During this very unusual year, you may be feeling some financial pressures you didn’t see coming. To help get your finances in order, you may be thinking of cancelling a credit card account. You conclude it might be a good way to prevent overspending. Or maybe you just have too many in your wallet or purse.
Cutting a credit card into pieces may stop you from using it, but it does not cancel your account with the credit card company. In order to do that, you have to contact your issuer to properly close the account.
Here are some tips on how you should close your credit card account.
Before You Close The Account
Before you actually close your account, you need to assess the negative consequences this might have on your credit score. There are several factors that make up your credit score. One of the most important factors is your debt utilization. This is the amount of debt you have compared to your total available credit. Experts say it should be a maximum of 30%. A higher percentage could damage your credit score.
Eliminating a credit card, even if it is unused, can have a fairly dramatic impact on your debt utilization. To illustrate, let’s say you have a total of $20,000 in available credit on all of your credit cards and balances that total $6,000. If you close an account you never use with a $8,000 credit limit, your debt utilization is going to go from 30% ($6,000 out of $20,000) to 50% ($6,000 out of $12,000). That will certainly have a negative impact on your score. If that credit card does not have an annual or monthly fee, it may be much more advantageous to keep the account open. Simply use the card once every month to buy a lunch to make sure the account is “active” so the issuer won’t close it.
When to Close a Credit Account
There are two main reasons to close a credit card account. The first is when you cannot control your spending on the card. At that point, the effect on your credit score is far less important than eliminating future debt. It makes no sense to tempt yourself with incremental spending which will result in higher card balances and exorbitant interest penalties.
Secondly, if you have high fees on a card you seldom use, it may make sense to cancel. A majority of credit cards come with no annual fees, so there are plenty of less expensive options for most people.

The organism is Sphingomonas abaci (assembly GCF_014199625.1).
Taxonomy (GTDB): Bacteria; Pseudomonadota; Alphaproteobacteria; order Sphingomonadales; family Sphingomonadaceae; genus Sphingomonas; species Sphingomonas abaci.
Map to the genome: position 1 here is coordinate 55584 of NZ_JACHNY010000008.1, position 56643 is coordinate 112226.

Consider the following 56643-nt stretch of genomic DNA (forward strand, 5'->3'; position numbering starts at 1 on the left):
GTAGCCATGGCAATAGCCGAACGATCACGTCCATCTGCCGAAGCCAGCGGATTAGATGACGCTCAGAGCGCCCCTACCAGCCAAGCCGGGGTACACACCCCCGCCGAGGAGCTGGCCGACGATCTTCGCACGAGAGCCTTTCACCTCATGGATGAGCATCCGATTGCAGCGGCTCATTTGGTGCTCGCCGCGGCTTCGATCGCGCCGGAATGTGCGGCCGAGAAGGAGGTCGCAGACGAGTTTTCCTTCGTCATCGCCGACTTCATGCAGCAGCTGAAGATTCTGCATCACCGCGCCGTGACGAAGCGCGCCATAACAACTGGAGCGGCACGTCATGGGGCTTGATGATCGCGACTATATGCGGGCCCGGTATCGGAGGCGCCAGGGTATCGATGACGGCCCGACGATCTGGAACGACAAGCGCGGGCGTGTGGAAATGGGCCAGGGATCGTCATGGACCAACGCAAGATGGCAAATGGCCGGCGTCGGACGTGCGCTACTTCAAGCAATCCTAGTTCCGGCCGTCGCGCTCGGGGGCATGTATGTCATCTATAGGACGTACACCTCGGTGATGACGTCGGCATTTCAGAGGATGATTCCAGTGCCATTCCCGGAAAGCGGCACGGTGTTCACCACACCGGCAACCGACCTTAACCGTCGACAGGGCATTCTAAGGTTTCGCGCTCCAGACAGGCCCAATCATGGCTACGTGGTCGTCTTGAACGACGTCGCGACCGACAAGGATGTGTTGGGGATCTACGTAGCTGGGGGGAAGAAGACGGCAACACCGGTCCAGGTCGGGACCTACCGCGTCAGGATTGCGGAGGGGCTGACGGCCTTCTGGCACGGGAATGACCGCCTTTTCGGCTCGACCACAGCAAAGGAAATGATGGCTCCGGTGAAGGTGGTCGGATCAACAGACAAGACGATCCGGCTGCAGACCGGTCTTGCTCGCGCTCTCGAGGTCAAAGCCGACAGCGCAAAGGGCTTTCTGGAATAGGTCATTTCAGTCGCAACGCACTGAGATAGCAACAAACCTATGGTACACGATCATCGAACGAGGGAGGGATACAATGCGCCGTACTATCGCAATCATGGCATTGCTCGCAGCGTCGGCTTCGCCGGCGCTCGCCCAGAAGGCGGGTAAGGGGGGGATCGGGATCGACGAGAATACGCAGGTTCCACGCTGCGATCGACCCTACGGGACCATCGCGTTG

Check These Details
Check to see that you have paid off your card balance in full, including any charges that may have appeared since your last payment. Make sure your card doesn’t have a cancellation fee. If it does, contact your issuer to see if that can be waived.
If you have a rewards card, use any points or cash back you have accumulated before you cancel it. Once you cancel the card, you likely lose all of these rewards. It sometimes takes a couple days for these rewards to process, so be sure they have cleared before closing the account.
Get in touch with your card issuer to determine if there are any other cards in their portfolio that you might be eligible for without having to cancel your current line of credit. If they can switch you to another card, you may not have to eliminate this line of credit and possibly damage your score.
How to Cancel a Credit Card Account
Once you are ready to move forward, contact your credit card company by phone to cancel the card. When you call, you will likely talk to a representative who will try to convince you to keep your account. You may be offered a bonus or incentive to maintain the account. You need to determine whether those bonuses outweigh your reason for cancelling.
When you have completed the cancellation process, wait a few days and call the credit card company once again. Verify that your account was cancelled, and request a cancellation verification be sent to you via email or letter.